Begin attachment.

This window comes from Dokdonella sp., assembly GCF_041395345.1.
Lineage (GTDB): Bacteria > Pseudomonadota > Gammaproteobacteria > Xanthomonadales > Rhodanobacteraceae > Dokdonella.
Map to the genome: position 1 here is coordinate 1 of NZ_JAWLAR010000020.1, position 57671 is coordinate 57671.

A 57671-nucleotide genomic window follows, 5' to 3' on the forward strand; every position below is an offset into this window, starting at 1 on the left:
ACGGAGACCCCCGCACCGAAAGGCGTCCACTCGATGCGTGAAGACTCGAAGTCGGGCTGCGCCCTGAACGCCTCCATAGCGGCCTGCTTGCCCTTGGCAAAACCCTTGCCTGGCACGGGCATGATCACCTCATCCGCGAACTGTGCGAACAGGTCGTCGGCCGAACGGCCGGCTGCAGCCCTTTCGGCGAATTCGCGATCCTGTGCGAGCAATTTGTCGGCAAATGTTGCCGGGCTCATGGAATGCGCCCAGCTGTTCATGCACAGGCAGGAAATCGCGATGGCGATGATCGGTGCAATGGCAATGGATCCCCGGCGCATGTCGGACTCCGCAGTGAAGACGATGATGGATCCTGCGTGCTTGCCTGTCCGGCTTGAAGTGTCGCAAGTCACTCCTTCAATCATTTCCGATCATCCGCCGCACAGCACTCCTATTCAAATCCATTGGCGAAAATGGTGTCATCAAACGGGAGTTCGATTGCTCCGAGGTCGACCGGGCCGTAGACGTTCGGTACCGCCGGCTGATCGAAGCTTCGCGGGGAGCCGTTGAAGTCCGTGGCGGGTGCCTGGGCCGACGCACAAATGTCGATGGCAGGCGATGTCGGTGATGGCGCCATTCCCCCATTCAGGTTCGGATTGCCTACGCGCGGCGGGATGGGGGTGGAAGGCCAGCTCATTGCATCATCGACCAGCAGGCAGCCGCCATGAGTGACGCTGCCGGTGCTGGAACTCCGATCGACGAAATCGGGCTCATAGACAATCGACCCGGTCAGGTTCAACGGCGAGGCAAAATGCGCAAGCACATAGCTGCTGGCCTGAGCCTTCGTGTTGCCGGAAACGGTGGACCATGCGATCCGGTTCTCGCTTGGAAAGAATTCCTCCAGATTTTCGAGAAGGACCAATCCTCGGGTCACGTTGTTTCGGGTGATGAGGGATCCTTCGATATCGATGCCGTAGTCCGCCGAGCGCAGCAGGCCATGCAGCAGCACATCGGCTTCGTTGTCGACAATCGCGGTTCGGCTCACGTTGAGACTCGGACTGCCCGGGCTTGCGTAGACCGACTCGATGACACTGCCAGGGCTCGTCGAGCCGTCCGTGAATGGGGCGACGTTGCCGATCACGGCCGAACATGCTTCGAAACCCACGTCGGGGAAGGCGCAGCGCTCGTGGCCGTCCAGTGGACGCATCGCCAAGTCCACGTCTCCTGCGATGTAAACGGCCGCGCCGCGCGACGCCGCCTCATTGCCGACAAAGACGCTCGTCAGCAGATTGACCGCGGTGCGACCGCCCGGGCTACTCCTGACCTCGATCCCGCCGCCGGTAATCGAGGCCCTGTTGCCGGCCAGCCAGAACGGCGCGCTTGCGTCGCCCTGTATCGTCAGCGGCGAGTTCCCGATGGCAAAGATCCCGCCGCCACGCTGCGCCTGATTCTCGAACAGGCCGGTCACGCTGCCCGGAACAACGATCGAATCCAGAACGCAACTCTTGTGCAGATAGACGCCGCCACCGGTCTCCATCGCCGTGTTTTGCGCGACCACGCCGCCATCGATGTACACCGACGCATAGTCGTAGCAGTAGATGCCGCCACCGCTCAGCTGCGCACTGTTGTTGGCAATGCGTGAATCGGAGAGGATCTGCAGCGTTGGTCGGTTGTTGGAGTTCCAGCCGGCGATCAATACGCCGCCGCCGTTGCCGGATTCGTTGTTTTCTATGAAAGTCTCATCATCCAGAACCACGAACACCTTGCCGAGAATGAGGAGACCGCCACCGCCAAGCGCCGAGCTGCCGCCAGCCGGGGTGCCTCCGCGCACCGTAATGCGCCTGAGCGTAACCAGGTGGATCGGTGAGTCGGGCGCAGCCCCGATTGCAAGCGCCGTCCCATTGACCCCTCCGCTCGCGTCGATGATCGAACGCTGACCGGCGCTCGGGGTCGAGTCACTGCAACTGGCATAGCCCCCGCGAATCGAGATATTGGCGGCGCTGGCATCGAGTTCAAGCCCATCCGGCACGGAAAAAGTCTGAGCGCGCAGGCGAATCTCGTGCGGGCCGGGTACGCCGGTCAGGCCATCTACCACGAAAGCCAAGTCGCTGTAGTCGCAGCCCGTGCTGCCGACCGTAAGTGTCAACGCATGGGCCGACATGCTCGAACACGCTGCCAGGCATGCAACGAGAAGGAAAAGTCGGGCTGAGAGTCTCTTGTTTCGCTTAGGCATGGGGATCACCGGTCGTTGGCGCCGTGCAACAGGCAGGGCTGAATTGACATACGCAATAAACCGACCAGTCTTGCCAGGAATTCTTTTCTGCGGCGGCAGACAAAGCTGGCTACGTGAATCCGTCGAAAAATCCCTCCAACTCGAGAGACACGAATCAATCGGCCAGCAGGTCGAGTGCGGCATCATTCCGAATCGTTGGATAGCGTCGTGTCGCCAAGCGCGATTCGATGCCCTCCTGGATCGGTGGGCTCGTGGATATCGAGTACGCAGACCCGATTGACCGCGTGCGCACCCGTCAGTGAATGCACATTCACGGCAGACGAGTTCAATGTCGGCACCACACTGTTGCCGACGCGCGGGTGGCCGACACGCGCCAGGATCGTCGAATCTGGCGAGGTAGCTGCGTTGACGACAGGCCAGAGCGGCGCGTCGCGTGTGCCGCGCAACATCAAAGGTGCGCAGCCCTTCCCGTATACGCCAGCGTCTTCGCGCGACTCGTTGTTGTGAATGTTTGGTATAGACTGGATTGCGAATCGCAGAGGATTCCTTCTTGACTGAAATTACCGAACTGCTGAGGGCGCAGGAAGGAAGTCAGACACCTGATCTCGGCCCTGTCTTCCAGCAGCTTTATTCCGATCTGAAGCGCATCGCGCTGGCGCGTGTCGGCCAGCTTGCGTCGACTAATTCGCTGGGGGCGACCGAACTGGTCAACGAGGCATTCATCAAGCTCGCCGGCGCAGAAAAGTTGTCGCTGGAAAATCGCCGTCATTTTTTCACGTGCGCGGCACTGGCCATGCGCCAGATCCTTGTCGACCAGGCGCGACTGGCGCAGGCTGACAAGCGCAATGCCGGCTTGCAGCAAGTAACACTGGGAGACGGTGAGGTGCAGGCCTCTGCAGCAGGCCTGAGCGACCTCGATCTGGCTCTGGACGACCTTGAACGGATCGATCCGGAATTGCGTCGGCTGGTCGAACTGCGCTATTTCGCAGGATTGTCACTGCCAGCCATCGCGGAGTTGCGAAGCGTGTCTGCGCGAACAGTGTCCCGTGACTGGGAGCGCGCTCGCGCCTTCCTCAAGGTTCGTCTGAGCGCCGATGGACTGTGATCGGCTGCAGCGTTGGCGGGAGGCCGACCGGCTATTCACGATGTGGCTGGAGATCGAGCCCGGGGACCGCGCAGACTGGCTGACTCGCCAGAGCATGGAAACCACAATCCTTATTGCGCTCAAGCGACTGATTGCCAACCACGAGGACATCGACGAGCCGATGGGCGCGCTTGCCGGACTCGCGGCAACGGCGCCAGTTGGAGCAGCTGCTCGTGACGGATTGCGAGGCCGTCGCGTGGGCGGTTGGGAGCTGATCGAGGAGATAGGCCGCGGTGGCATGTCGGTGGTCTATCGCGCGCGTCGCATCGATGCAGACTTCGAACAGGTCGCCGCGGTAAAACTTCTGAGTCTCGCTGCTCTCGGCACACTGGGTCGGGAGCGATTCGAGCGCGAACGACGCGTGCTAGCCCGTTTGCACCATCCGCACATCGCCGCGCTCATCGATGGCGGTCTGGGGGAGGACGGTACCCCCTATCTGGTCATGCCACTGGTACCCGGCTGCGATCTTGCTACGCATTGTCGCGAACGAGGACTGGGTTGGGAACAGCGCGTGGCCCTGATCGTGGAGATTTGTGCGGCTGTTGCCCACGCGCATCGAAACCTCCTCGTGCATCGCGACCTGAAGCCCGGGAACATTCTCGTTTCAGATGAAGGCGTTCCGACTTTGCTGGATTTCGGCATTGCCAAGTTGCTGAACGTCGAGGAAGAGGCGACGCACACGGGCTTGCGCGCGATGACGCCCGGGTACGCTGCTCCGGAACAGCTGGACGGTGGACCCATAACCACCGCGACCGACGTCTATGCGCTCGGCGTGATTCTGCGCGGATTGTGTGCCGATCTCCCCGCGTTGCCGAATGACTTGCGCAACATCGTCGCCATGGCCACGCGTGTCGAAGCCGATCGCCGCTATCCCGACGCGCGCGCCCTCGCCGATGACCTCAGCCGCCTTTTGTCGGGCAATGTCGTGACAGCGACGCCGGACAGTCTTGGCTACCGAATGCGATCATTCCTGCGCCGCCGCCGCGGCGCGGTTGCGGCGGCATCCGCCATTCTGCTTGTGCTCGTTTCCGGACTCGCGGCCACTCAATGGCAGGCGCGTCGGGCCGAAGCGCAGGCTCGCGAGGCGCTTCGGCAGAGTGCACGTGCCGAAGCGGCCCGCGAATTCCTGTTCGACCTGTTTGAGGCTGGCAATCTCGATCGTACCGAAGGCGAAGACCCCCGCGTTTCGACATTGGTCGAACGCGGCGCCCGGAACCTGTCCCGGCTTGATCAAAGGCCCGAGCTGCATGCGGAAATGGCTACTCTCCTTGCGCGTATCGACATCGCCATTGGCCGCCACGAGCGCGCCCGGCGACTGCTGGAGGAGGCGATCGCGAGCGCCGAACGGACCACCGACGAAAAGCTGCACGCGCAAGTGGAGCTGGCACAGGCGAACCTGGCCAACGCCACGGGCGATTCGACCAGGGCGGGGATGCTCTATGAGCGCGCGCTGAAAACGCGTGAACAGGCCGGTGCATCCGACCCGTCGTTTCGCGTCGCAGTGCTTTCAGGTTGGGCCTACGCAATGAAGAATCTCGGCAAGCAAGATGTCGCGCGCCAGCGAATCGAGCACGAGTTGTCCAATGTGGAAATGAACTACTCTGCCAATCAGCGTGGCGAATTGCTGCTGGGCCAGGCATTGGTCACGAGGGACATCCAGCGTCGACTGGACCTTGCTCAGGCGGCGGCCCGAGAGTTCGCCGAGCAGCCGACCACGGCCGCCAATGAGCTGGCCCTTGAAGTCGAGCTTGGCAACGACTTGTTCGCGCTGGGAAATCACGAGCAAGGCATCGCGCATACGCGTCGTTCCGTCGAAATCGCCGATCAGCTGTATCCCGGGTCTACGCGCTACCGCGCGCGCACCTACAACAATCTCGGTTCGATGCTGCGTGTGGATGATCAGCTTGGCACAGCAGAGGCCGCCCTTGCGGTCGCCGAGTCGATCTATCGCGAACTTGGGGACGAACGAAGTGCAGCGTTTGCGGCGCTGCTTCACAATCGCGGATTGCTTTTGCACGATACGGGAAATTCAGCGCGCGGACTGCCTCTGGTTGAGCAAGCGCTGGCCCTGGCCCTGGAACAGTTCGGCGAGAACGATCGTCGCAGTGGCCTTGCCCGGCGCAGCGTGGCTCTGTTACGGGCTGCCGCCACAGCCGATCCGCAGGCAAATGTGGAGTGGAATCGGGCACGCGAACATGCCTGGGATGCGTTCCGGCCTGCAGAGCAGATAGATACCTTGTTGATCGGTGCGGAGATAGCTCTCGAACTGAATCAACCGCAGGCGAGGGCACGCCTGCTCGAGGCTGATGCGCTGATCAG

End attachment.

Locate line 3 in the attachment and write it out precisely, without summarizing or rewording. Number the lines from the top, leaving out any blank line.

Map to the genome: position 1 here is coordinate 1 of NZ_JAWLAR010000020.1, position 57671 is coordinate 57671.